Newspaper Archive of
Walsh County Press
Park River , North Dakota
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August 24, 2011     Walsh County Press
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August 24, 2011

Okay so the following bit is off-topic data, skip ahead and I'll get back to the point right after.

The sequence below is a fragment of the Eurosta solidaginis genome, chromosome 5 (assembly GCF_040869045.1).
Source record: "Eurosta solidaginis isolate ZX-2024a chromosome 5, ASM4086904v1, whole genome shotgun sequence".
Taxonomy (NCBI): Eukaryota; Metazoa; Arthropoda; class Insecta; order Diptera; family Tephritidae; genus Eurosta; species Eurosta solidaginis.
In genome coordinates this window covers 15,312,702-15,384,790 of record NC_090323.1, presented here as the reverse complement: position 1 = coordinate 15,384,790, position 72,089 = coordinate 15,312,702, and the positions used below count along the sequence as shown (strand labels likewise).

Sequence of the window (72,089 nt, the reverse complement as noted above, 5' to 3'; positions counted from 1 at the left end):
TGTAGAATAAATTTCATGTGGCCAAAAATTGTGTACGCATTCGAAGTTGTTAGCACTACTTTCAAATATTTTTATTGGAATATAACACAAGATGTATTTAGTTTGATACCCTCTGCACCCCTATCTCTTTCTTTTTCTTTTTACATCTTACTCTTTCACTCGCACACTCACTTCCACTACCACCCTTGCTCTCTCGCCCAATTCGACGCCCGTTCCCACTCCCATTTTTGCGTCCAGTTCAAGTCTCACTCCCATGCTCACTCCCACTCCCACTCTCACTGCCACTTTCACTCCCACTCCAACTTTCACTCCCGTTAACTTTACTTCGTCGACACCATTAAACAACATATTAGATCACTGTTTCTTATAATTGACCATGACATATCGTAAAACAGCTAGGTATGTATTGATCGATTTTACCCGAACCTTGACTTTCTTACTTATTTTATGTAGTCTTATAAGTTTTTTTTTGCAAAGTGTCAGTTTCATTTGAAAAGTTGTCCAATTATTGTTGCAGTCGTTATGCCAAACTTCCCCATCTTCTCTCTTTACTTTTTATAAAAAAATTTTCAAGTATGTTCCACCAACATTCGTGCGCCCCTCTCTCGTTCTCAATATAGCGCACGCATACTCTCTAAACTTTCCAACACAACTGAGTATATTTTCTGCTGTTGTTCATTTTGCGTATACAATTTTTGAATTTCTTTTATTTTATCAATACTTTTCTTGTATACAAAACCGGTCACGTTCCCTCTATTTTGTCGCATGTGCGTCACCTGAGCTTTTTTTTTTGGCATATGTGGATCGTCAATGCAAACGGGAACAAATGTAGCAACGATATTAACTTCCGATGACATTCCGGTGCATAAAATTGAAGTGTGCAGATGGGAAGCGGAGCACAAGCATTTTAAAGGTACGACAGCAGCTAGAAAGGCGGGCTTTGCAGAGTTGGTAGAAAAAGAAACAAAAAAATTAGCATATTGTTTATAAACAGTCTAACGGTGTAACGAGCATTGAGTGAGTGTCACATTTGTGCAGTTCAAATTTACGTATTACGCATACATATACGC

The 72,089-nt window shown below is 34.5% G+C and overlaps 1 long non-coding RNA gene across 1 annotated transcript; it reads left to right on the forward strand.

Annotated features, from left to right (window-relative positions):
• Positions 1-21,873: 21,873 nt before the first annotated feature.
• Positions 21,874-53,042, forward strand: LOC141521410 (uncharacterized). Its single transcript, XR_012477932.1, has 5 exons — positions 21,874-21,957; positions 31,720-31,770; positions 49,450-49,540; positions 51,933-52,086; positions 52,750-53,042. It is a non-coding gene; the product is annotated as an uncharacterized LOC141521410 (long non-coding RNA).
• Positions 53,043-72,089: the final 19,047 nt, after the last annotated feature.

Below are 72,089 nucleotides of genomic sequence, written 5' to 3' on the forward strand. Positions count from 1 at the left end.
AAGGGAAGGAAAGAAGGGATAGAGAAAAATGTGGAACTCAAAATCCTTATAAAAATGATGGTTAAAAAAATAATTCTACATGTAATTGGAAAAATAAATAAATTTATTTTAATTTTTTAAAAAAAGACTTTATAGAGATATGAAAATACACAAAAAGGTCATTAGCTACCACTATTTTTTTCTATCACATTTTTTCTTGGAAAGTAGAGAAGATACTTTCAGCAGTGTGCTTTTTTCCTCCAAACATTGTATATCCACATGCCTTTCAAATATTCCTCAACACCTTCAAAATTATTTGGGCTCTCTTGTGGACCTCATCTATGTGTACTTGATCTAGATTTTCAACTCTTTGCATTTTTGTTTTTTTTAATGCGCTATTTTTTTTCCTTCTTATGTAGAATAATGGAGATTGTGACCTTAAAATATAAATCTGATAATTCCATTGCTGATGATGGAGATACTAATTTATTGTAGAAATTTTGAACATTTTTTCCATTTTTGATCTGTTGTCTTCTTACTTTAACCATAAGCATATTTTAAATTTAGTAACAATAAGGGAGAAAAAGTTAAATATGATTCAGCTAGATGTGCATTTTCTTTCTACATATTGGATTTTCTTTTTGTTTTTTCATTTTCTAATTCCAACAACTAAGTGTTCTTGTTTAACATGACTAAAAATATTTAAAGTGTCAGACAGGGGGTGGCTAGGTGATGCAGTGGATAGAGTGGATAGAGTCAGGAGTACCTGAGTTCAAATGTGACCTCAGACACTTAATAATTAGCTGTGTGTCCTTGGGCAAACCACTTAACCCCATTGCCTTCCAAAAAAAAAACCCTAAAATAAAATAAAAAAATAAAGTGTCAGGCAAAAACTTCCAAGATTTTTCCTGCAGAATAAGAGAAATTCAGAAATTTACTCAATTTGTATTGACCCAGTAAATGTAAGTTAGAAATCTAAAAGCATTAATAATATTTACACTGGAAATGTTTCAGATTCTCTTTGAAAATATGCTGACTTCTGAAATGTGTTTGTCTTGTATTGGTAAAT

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COUNTY ISSUE NUMBER 7 PARK RIVER, NORTH DAKOTA SINGLE COPY $1.00 I Learning the ropes " Right: Ride 'em cowboy! This young-. ster tests out the new outdoor horse arena at an event held last week. The arena was con- structed south of the Walsh County Fair building with the hope that it could become a hot spot for horse events, riding lessons, and more. To read more about Walsh County's new event center turn to page 5. J PR student awarded prize in worldwide writing contest By Allison Olimb of The Press PARK RIVER, N.D. -- When Park River High School teacher Kierstin Hurtt gave her eighth grade, English class the option of competing in a worldwide essay contest last fall, they had no idea what wouldcome of it. Last October she assigned her class to read the Ayn Rand novella "Anthem" written in 1937. "This is the first year I've taught this book," Hurtt said de- scribing it as a story ofa dystopian society where citizens aren't allowed to take their own means to get ahead. Students were then given the option to compete in a contest held by the Ayn Rand Institute each year in which students are given three essay topics about the story to choose from to po- tentially win a cash prize. Hurtt said that she offered students one-on-one assistance if they wanted to work on the essay, which was due in March. One of the handful of students who took the opportunity was Rylan Setness. The essay topic he chose was to contrast the main Essay contest (Cont,, pa,~e 6 ]Paudk River, August 19Jut Late- (Very late-) breaking news By David Larson for The Press PARK RIVER, N.D. When the month of August, 1911, began, the tongues of the town must still have been wagging a bit about the air- plane accident on the Fourth. Perhaps some were hoping that August Would have an event just as exciting. They weren't disappointed, although the action occurred in Edinburg, not Park River. On the third of the month a stranger named Frank Merri- talo, in for the harvest, began having delusions, bought a 32- caliber revolver, and after chasing the hotel manager about, went upstairs, met Christian Buck, a founder of the town of Edinburg, and shot him three times. Buck was paralyzed, and died about a month later. The Park River Gazette published a notice of the in- corporation of Fordville. James Rea sold his tailoring interests to Sam Ebbsen. Mayor James Dougherty narrowly avoided a serious ac- cident near the railroad tracks. As Dougherty was driving his auto into town he observed a buggy coming toward him, but failed to allow enough space to pass it, and the two collided. The occupants of the buggy thought the car was much far- ther away because its kerosene lamps were so dim, so they did not take evasive ~/ction until too late. ForPanately the car was going only about 8 miles per hour and the people who were thrown into the ditch (and the child who was cata- pulted onto the fender of Pisek native takes her ideas to the streets of Grand Forks By Allison Olimb of The Press GRAND FORKS, N.D. "We were rink rats," said Laura Jelinek of her ice skating family growing up in Pisek, N.D. "It was a great way to grow up." Spending her time at the arena in Park River for lessons both lean- ing and teaching and on the ice in Grafton cheering on her brothers led her to a love for skating. Today, Jelinek has become a driv- !ing force behind the Grand Forks in- Jine-skating marathon, which will host its inaugural event this Aug. 27. She said she came up with the idea ~F~Spending her time at the arena.., led her to a love for skating. Today, Jelinek has become a driving force behind the Grand Forks inline- skating marathon, which will host its inaugural event this Aug. ~7"" about a year ago while talking with Grand Forks City Council President Hal Gershman. Fargo already had the market on running marathons and Jelinek said, "I don't run." But she said Grand Forks had a number of strengths that led to the Rollin' on the River event. Grand Forks has the Greenway, which are old streets that, since the flood of '97, have become paths that are ideal for inline training. "We're the only town in North Dakota that has that," Jelinek said of the unique and scenic paths. And when you think Grand Forks, she said, you think hockey. "Skating is skating," Jelinek said of what makes Grand Forks a fit for this type of event. Jelinek took her plan to Laurie Betting the Associate Vice President for Health and Wellness at the Uni- versity of North Dakota, who once taught figure skating in Park River for many years. Jelinek just wanted to ask her two things if the idea was crazy and if she could help. Once the plans got rolling Jelinek said that so many people got on board that it all started to fall together. The Rollin' on the River event be- came an extension of the Grand Forks Park District. Donations came in from the Greater Grand Forks Convention and Visitors Bureau along with a grant from the City of Grand Forks and promotion from WDAZ, Clear Channel, and the Grand Forks Herald to help make it all happen. "It's been a great ride," said Je- linek. She said at last count they were up to around 175 registrants and regis- tration is open until the night before the race. They are prepared for up to Q~estion of the week See page5 School lunch menus are back See paff, e'7 "][f dhere em no m ' luadhe dhe dhdNh en a\ x aw fim, m home 1paine of th, e tihm;e the ihn amte a vllumns w(o, udN[ be filled w'ith mother' Edgar W. Howe PR Legion hits state softball See paffe' 6 A lovely garden party Se'e' paEe, ~t,o)